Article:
By 1984, the dearth of cool concerts in Las Vegas had subsided to the point where we could enjoy shows on a more regular basis by artists who hadn’t been embraced by local commercial radio. The mass acceptance of MTV seemed to clear the path for rock and pop bands to stop bypassing Las Vegas simply because it was Las Vegas. In late ’82 we actually had second-row tickets for a Talking Heads’ performance at the Aladdin, only to have it canceled the week before. 1983 had seen great shows by The Kinks and Stray Cats at the Convention Center (where The Beatles had played in ’64), a venue soon to be supplanted by the newly opened Thomas & Mack Center. The year ended with a wild show by the Dead Kennedys at a warehouse near the railroad tracks.
So it wasn’t too surprising when the Ramones announced their first-ever Vegas gig, at the Moyer Student Union Building at UNLV. Phoenix had become a regular tour stop, and the band had played Reno and Salt Lake City a few years before. My wife and I had been fans for years, having seen Joey and the boys in the Bay Area a number of times, so hearing about the show on KUNV’s Rock Avenue program, we pogoed at the chance to get tickets.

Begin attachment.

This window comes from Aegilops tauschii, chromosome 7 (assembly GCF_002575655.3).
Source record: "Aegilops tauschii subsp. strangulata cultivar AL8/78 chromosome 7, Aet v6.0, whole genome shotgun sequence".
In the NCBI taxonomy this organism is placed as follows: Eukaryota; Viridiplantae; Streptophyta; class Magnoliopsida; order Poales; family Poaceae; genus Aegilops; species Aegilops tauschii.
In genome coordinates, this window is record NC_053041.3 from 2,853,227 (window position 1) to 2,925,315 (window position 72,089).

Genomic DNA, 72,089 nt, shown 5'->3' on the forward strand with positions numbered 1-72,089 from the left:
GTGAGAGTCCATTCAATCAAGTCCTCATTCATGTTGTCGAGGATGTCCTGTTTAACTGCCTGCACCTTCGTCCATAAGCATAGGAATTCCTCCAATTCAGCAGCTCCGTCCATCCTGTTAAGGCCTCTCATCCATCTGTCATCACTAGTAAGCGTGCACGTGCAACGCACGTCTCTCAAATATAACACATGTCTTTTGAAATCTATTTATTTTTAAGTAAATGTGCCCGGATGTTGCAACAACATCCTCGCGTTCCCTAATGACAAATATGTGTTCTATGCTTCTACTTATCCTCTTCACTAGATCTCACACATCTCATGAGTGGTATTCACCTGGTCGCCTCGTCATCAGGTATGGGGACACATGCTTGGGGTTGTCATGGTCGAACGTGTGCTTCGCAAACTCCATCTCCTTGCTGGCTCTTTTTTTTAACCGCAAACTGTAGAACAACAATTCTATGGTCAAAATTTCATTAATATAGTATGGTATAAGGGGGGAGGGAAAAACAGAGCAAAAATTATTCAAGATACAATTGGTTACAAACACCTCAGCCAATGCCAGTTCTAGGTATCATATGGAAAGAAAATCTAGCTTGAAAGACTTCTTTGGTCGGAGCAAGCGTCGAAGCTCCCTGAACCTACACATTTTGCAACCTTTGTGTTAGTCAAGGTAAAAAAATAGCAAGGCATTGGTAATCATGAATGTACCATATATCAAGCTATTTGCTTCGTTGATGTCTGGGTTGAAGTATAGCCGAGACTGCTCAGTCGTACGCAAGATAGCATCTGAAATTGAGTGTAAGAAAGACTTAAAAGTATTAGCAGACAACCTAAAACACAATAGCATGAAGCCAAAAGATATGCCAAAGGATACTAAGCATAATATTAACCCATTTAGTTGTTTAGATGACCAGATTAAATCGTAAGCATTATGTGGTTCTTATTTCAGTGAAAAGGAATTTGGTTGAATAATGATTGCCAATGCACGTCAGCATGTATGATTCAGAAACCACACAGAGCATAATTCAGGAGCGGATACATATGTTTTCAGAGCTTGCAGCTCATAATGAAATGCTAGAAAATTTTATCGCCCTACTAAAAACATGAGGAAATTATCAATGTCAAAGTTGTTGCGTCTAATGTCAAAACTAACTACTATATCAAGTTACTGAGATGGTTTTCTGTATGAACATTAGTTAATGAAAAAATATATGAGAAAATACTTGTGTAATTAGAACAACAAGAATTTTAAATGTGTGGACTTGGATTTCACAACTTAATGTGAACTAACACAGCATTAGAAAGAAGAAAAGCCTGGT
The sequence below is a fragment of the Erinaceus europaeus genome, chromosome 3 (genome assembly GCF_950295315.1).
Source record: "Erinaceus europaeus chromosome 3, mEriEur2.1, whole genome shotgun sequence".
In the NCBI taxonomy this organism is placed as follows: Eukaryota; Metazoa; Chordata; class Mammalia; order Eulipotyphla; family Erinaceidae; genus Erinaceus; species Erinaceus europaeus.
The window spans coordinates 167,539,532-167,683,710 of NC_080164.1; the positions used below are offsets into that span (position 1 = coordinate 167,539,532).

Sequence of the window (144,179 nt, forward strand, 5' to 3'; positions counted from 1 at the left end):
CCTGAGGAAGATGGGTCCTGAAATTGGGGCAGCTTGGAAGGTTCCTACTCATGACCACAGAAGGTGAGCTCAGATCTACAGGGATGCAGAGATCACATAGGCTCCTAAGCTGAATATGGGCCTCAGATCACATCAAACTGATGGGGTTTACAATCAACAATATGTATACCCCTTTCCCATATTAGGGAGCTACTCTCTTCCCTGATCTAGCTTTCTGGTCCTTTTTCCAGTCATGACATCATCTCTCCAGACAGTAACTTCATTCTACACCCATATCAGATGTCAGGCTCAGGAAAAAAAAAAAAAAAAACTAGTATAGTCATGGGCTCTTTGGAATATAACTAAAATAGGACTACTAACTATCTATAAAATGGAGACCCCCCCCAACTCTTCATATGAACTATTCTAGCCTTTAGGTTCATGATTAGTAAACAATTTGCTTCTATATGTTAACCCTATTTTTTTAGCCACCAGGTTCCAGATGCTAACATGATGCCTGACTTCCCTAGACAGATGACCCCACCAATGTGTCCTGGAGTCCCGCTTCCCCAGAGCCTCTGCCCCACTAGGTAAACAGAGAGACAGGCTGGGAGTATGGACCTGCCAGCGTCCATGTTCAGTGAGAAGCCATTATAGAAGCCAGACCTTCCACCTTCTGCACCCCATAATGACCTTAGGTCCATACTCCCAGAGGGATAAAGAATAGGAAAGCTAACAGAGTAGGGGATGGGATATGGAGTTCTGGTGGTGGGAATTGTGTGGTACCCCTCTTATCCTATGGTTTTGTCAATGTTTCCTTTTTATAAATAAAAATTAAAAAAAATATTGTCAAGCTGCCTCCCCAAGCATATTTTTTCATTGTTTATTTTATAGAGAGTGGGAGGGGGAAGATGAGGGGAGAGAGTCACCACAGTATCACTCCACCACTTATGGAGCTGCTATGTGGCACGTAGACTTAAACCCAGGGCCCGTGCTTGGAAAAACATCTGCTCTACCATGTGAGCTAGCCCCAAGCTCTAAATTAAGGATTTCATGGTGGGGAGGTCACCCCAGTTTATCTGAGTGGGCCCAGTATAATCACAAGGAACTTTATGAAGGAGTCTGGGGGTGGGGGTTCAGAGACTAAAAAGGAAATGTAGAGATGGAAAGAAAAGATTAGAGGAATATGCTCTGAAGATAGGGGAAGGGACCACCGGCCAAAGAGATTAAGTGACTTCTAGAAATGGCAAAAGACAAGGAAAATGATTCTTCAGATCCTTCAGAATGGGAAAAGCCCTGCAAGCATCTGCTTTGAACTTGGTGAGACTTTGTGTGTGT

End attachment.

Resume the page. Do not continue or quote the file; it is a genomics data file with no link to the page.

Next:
The Ramones did not disappoint. In a trademark performance, they blasted through more than 30 songs in about an hour, hits—“Sheena Is a Punk Rocker,” “Teenage Lobotomy,” “Blitzkrieg Bop”—and several songs from their new album, Too Tough to Die. Imagine our joy, seeing what we had become accustomed to in San Francisco, taking place in our own hometown.
After swarming over a stage diver and hustling him off the dancefloor, the renowned security force for the event (believed to be UNLV football players past and present) approached me about three-quarters through the set, having noticed that I was holding a microphone. Another advantage of the early-’80s Las Vegas concert market, you see, was that venue security rarely checked vigorously for recording equipment snuck in by those of us wanting to enjoy the show again at a later date. I had gone so far as to wrap the very long mic cord around my waist a few times, all very 007 until there’s a flashlight in your eyes and you’re coughing up a treasured cassette. I was escorted out with 10 minutes to go in the set (though spared a trip to the security office), and to this day, even in the most hardcore trading circles, you won’t find a recording of that show. I’d like to think it’s still languishing in an ex-college football player’s attic somewhere, but I kind of doubt it.